And it's unlikely she would've survived the damage at least Lusitania took. Britannic had a double hull (not just bottom like her sisters) like GE and sank regardless.ocean liners weren't designed to survive explosions against the hull, they were designed for protection against icebergs rocks and other ships.
     
  7. Derek Jackson Member

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    I had heard that the Lusitania was sunk in large part because of the second explosion caused by a particular mixture of air and coal gas being there. How likely is such a thenominan on the Titanic
     
  8. SsgtC Ready to Call it a Day

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    Pretty low likelihood of coal dust being the cause of the second explosion. That theory was pushed by the British since it suited their political aims, namely drawing the United States fully into the war. It's far more likely that it was a low order detonation of the munitions she was carrying. But admitting that she was carrying war material would also mean admitting that she was a legitimate military target for the Germans. As carrying mass quantities of small arms ammunition and artillery shells stripped her of any and all protections that passenger ships were accorded under the Rules of War
     
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  9. sparky42 CMII

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    I seem to remember some comments that the wreck itself was fairly well damaged by RN depth charging even without the damage she suffered from the attack and sinking.
     
  10. aaronupright Well-Known Member

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    Best case senario there is ship afloat, but ablaze due to damage and fires being started by things falling over in the collision. Maybe the kneel snaps.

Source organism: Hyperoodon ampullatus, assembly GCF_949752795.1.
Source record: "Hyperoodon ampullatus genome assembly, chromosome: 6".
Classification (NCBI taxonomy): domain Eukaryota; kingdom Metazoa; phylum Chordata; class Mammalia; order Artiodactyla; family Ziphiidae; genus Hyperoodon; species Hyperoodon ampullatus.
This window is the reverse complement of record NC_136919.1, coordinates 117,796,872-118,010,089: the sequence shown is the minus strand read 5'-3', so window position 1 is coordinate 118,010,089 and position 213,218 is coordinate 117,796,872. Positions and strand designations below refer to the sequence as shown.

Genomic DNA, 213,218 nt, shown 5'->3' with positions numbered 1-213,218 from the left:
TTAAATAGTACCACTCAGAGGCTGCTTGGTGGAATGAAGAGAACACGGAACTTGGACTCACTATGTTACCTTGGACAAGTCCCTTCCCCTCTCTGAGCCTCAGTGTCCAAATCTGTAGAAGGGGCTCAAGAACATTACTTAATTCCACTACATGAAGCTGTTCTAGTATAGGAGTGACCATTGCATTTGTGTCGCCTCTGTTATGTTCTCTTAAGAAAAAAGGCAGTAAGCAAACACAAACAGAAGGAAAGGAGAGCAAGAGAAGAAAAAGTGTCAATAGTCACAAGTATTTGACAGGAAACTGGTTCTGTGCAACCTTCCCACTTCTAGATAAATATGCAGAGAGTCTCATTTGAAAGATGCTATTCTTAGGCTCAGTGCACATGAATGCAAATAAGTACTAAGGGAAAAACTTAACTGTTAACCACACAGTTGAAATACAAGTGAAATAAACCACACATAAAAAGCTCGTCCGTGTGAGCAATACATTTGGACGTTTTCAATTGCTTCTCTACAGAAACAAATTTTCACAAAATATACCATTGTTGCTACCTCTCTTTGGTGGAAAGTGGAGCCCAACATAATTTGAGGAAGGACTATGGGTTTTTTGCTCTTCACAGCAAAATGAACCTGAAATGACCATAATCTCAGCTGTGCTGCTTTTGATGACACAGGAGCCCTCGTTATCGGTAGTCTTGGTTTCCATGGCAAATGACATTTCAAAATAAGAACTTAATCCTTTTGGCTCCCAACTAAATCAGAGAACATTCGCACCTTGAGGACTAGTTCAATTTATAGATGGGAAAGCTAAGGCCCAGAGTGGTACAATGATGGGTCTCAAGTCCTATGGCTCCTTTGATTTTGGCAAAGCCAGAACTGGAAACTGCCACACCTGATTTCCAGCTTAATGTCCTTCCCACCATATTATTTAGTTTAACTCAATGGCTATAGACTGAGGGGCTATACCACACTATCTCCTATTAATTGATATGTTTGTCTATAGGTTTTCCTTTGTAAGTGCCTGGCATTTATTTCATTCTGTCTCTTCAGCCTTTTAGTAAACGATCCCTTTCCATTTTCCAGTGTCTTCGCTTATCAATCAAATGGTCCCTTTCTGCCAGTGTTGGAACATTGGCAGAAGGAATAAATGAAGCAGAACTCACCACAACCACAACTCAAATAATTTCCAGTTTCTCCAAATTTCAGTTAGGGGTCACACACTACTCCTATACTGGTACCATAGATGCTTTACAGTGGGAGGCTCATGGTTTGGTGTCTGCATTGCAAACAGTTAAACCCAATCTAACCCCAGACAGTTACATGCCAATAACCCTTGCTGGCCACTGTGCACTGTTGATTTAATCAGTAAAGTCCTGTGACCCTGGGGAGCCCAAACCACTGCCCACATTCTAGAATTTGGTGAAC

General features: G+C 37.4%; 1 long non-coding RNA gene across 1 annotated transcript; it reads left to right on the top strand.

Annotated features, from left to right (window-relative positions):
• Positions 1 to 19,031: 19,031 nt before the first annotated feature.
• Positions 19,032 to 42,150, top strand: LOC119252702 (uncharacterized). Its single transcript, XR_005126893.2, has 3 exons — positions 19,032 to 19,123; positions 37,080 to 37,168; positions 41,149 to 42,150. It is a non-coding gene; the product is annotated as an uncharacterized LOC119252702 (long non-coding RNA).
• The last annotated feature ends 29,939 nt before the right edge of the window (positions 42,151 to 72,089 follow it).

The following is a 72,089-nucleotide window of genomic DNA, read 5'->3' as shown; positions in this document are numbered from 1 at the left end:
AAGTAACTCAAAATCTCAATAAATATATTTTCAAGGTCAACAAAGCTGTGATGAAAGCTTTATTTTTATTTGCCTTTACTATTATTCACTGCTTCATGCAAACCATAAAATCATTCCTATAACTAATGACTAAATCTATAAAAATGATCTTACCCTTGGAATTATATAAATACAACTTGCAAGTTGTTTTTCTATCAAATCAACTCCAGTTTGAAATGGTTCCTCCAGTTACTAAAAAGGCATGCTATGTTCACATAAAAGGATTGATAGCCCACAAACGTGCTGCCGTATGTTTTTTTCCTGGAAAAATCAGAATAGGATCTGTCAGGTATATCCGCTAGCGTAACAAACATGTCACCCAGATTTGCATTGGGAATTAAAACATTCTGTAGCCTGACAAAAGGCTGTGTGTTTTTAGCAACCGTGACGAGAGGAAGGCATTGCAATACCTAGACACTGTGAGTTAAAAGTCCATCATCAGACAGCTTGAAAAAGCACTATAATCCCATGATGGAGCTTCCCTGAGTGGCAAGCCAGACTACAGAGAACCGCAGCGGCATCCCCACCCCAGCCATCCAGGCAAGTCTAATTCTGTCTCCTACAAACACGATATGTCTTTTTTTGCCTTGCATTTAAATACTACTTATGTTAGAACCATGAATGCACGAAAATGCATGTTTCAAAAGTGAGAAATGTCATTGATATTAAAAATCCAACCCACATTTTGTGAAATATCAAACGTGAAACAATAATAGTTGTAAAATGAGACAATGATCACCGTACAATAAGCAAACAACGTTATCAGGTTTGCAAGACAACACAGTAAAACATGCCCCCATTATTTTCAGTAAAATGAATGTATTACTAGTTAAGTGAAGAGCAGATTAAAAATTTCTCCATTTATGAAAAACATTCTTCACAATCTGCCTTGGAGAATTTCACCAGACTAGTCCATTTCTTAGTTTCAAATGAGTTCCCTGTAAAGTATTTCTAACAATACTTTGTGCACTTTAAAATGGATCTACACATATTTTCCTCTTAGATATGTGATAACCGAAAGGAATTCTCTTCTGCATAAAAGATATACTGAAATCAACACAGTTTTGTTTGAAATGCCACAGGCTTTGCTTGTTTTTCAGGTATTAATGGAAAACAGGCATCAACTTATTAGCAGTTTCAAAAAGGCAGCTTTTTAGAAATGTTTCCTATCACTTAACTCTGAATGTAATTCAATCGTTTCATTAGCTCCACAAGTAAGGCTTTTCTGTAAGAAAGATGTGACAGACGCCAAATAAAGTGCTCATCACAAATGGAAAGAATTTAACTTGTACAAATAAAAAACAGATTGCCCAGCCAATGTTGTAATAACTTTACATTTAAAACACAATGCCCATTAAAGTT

11. Resurgam Teacher and Writer of Things

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    Yes. From both tests during the wars and breaking up her hulk as a possible hidings spot for submarines.
     
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  12. Resurgam Teacher and Writer of Things

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    As more general thought I'd point out the Titanic was actually a pretty well designed ship... she was just victim to risky practices, bad luck and a situation she simply wasn't designed to survive. Saying the Titanic was badly designed because it sank after having a third of it opened to the sea is like saying an iPhone is badly designed because it shattered after I dropped it off a skyscraper.
     
  13. sparky42 CMII

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    Don't know if the Irish Navy used it as well or did they use a different spot with the Corvettes...
     
  14. Resurgam Teacher and Writer of Things

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    That I can't tell you but I usually see it being discussed in connection to the British.
     
  15. sparky42 CMII

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    Most likely because nobody pays attention to what the NS was doing.
     
  16. Resurgam Teacher and Writer of Things

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    It's the quiet ones you need to look out for.
     
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  17. sparky42 CMII

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    To be fair they did almost sink one of the Corvettes when they were exercising with the Depth Charges...
     
  18. Mr J Hoping for no fires.

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    Nah according to the latest research the torpedo hit too far aft for it to be the ammo. Well that and the list she took on suggests that more than one coal bunker was opened to the sea. Personally I believe that the second explosion was either the steam line failing or one or two of the boilers exploding.
     
  19. SsgtC Ready to Call it a Day

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    We actually don't know where the torpedo hit because she's laying on her side hiding the damage. All we know for certain is that she was hit somewhere in the vicinity of the Bridge.
     
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  20. aaronupright Well-Known Member

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    A ROV inside the hull should be able to get some good details.